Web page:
2) The covenant spoken of here is not mainly one between God and sinners. Although it will have huge ramifications for sinners as it will usher in a new age of salvation through the one who will come and die in their place. It is first and foremost a covenant between the Father and the Son whereby the Father asks his Son to come into the world to achieve his plan to save sinners and the Son willingly comes. It is a covenant made before there was ever a world in which sinners needed to be saved and it is a covenant between those who have always loved each other and been in total accord with one another so that their wills are one. Salvation is therefore a joint venture for where the Son goes the Father promises to him that, "I will take you by the hand and keep you."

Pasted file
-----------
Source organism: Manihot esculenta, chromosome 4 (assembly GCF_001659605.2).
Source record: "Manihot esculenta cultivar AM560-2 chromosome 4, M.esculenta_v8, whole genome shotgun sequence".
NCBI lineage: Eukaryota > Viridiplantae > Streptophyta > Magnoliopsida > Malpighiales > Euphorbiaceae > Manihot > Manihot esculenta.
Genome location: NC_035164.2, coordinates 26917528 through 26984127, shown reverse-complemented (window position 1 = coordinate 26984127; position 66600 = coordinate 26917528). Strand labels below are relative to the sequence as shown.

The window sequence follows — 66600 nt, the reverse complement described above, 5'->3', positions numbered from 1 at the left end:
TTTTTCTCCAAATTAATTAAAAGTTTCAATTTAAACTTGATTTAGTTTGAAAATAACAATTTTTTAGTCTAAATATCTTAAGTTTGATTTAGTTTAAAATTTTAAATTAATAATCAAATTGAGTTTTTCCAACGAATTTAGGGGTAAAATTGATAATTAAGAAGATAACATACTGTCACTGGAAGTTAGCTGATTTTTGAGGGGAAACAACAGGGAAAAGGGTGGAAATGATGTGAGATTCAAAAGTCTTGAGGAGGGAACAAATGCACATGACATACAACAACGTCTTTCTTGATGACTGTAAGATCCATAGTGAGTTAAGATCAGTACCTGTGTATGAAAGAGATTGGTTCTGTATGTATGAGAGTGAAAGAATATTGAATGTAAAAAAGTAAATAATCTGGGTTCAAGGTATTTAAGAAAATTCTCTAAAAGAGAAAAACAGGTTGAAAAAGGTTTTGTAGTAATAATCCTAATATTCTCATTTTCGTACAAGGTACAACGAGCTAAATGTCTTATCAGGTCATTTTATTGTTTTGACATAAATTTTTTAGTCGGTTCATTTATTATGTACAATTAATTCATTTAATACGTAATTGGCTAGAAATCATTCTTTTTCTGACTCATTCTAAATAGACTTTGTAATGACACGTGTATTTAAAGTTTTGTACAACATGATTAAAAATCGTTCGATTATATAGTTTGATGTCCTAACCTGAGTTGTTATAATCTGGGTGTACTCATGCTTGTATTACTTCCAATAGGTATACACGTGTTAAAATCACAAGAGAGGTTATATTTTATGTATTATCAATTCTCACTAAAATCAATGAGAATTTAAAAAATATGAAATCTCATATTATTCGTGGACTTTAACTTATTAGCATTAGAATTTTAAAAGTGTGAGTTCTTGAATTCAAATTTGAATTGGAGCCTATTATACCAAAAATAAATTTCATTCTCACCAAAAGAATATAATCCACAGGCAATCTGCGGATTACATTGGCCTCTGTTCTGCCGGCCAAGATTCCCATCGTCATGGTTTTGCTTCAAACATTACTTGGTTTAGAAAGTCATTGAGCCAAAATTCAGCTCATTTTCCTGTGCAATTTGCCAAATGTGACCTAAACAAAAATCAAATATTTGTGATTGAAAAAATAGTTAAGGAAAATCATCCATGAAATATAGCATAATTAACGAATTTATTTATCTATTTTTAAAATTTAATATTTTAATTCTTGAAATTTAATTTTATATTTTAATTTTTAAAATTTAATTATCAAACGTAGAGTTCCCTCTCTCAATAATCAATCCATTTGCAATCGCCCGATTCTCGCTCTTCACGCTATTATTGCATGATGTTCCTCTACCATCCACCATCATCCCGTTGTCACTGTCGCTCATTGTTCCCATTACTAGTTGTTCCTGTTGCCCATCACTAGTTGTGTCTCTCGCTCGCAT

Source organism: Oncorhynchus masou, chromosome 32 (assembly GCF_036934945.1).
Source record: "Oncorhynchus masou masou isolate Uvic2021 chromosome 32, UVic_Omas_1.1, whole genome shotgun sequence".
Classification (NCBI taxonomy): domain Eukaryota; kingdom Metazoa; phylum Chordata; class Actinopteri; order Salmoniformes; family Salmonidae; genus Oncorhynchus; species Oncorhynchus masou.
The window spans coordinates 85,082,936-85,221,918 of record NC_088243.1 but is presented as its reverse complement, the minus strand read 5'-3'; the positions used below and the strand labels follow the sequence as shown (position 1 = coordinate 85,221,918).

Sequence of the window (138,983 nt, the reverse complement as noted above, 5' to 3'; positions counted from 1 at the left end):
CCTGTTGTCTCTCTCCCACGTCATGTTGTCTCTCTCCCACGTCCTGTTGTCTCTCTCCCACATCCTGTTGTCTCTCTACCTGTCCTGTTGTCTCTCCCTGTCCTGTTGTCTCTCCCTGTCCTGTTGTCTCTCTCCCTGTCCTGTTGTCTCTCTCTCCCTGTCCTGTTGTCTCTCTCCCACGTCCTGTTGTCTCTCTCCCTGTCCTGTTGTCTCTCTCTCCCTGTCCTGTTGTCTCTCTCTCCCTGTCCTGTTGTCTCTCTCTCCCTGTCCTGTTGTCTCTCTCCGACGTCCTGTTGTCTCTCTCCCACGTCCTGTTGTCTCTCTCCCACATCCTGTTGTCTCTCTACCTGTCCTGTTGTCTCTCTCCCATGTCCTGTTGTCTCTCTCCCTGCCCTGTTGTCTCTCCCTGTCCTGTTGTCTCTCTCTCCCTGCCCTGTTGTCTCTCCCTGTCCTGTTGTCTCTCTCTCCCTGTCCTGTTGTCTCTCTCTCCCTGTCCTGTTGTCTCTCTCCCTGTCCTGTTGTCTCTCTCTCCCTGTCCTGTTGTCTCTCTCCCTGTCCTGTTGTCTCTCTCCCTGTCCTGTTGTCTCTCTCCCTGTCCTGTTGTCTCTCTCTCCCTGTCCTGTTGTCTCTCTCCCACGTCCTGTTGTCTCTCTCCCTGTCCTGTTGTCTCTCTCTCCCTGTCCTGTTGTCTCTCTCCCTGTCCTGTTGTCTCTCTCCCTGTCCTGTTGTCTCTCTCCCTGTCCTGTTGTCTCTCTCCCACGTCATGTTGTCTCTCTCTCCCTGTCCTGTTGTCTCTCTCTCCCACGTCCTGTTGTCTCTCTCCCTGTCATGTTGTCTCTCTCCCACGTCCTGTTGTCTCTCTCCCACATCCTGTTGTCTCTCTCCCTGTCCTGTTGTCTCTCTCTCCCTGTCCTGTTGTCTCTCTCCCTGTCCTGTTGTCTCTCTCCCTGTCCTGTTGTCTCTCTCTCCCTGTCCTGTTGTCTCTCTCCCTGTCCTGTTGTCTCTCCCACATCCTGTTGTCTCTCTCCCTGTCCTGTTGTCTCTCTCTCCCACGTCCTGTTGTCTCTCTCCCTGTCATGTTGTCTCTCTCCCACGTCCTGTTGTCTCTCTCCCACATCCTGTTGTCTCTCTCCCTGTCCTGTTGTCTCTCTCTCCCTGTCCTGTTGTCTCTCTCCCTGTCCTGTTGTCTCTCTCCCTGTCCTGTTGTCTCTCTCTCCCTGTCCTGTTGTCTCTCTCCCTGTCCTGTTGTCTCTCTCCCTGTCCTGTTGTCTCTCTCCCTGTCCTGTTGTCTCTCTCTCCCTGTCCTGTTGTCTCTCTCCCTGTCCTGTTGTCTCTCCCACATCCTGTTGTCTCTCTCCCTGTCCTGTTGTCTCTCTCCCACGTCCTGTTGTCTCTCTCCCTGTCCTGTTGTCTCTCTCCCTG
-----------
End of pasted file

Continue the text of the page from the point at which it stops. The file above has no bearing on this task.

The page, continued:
3) For Jesus to be, "a light of the nations" can mean that he has come to break through the darkness of sin and satan that has kept sinners from seeing God. But I do not think this is mainly what it means. Instead I think it mainly means that all that has been revealed of God in the Old Testament is fulfilled in Jesus. He has come to bring knowledge of God in a way that is personal and intimate. For God has come to dwell not in a temple made by human hands whereby only the priest was allowed to approach but in a man in whom the fullness of God dwells. Now the doors are flung open so that all can approach and know God the Father through him. This is why in answer to Philip's question, "Lord, show us the Father" Jesus said to him, "Have I been with you so long, and you still don't know me, Philip? Whoever has seen me has seen the Father." (John 14:8-9)